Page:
Ash dieback

A highly infectious fungal disease known as ‘Ash dieback’ or ‘Chalara’ is threatening to wipe out all species of ash trees, including our native ash (Fraxinus excelsior). Ash trees are valuable features of Devon’s landscape and are present in our native woodlands and hedgerows. Both native and ornamental ash trees are present in parks and gardens.

Cases of the disease are now confirmed in many English counties, including Devon. View the latest information from the Forestry Commission including a map that is updated weekly, showing the location of confirmed cases in the UK. There is also information on how to recognise signs of the disease in ash trees.

As an emergency measure to control the spread of the disease, the import and movement of ash seeds, plants and trees in the UK has been prohibited since 30 October 2012 under the Plant Health Order 2012. Legally enforceable action can therefore be taken to control the spread of the fungus when it is found.

Devon County Council fully supports the Defra Chalara Management Plan.

The plan objectives, which were set out in the December 2012 interim Control Plan, remain the same. These are:

  • reduce the rate of spread of the disease
  • develop resistance to the disease in the ash tree population
  • encourage landowner, citizen and industry engagement and action in tackling the problem
  • build economic and environmental resilience in woodlands (and other non-woodland trees) and in associated industries.

The management plan predicts the ‘risk of infection by 2017’ as low for Devon. It is believed that the disease has spread from the continent by air and therefore south-east England has high and medium risk of infection. Devon is classed as having a high ‘hazard value’ due to the high amount and value of ash in the county. These two measures combine to class Devon as a ‘high priority area’ where interventions, such as removing young infected plants, are most likely to be cost effective. Therefore, Devon is one area where Defra and the Forestry Commission inspectors are focusing their efforts by tracing recent deliveries of young ash trees and checking for signs of infection.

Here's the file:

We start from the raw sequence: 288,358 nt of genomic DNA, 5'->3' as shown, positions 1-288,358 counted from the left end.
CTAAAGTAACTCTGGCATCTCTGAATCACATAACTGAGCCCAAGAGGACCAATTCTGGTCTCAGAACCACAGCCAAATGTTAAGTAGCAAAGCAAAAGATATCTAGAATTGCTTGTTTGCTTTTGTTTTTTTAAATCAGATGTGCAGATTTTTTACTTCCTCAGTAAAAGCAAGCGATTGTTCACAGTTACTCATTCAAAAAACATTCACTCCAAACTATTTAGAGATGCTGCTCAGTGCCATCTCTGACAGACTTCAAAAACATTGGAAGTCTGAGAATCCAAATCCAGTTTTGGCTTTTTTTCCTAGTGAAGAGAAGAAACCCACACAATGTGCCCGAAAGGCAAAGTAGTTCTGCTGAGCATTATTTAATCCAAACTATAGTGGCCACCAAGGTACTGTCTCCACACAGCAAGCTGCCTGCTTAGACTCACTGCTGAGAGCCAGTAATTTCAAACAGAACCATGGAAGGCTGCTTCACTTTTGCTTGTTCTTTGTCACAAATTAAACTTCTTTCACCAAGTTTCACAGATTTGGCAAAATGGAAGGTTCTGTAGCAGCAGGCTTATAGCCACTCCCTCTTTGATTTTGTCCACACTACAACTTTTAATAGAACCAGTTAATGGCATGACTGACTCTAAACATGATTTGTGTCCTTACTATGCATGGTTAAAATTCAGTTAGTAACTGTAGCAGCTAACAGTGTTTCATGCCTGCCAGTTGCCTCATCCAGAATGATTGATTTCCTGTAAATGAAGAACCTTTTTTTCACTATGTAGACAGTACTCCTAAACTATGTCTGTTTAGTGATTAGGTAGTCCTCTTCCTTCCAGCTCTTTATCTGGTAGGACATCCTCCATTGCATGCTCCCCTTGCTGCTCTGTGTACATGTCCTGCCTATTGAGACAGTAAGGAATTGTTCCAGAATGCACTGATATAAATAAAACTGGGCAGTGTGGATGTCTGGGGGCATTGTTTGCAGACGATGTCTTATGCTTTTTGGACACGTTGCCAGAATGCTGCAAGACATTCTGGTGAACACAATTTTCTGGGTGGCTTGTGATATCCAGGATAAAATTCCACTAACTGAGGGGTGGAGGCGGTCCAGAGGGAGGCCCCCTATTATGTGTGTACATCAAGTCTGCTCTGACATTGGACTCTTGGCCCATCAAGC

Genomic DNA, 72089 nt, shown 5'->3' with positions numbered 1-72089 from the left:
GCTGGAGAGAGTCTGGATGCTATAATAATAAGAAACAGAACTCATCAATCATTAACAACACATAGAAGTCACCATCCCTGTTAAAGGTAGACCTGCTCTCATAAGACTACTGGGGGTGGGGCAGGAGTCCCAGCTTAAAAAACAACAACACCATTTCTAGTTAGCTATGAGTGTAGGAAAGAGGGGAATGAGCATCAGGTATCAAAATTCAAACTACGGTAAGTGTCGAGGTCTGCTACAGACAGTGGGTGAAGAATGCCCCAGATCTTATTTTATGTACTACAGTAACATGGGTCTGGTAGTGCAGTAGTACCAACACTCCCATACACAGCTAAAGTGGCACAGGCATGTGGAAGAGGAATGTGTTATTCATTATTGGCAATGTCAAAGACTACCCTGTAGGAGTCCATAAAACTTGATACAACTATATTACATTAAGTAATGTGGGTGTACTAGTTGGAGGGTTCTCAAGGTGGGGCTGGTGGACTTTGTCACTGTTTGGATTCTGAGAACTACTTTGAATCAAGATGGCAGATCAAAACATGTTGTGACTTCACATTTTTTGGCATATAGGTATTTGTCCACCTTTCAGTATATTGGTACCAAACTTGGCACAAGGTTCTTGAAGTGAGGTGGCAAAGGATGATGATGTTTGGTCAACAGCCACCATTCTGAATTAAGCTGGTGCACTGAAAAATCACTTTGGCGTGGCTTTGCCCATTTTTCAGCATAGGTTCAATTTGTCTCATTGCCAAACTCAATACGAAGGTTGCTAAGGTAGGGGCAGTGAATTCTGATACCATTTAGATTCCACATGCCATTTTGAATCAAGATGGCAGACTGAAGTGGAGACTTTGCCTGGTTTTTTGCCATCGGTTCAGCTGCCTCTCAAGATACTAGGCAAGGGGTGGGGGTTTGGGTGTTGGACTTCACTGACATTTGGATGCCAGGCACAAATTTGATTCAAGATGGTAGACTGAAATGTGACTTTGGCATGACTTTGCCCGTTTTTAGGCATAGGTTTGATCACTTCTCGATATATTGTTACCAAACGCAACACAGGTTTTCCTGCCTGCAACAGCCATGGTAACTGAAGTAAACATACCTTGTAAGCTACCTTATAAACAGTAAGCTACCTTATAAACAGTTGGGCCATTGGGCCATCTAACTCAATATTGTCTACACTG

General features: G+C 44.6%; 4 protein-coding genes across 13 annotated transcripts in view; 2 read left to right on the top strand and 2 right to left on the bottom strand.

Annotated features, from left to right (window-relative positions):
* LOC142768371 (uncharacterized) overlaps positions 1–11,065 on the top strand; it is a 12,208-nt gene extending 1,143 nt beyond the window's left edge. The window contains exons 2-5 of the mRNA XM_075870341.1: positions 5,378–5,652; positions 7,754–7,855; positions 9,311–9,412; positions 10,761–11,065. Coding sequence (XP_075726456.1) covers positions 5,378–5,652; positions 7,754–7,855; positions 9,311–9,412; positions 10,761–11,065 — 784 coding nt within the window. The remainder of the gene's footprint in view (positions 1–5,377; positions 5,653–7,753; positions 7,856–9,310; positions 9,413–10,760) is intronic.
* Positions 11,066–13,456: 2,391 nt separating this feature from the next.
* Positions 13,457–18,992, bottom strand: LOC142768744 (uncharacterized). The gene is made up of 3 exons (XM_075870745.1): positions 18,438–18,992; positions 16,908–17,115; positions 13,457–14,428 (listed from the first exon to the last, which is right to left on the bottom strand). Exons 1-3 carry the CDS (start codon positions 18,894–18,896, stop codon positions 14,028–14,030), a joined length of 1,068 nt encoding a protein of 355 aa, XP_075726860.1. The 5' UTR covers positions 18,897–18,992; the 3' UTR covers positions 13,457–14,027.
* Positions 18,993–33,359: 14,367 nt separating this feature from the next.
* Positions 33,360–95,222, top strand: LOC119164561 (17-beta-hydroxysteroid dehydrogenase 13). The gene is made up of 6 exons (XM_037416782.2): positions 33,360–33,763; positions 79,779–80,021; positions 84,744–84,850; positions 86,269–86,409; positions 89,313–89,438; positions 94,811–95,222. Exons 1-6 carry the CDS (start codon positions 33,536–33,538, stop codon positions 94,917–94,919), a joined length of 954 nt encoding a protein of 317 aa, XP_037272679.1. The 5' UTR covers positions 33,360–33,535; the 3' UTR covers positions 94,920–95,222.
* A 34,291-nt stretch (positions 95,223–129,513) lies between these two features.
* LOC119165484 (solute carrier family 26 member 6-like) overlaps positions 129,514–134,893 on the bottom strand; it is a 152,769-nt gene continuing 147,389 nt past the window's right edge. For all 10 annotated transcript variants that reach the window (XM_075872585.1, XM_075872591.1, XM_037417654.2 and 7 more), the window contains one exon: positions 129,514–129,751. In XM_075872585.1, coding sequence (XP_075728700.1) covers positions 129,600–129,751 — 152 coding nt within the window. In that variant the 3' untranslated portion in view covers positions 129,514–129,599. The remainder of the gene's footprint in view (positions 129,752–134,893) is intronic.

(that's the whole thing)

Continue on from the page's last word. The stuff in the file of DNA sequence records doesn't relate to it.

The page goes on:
The Forestry Commission has produced an advice note on ‘Managing Chalara dieback of ash in South West England’ This provides a useful source information to guide the actions taken by all those involved in the care and management of trees and woodlands.

Ash dieback looks set to have a major impact on Devon’s countryside, much of which is defined by its rich networks of hedges. Ash is one of our three main hedgerow trees, along with oak and beech, and makes up about one sixth (16%) of their shrubby growth. If the ash goes, and evidence from the continent suggests we will lose 90% of them, then our landscape will change dramatically.

What you can do

  • Exclude ash (Fraxinus sp.) from landscape planting schemes to be implemented this planting season and substitute other native / locally appropriate trees
  • Check ash trees in land under your control for signs of the disease and report all suspected cases to the Forestry Commission
  • If you suspect a case of ash dieback, please:
    • take photos of the ash tree/s. Good photos and detailed information are very important to help Forestry Commission staff diagnose the disease and they may visit suspected cases
    • fill in the online Forestry Commission Tree Alert form
    • use the Forestry Commission Tree Alert form apps for Android or iPhone.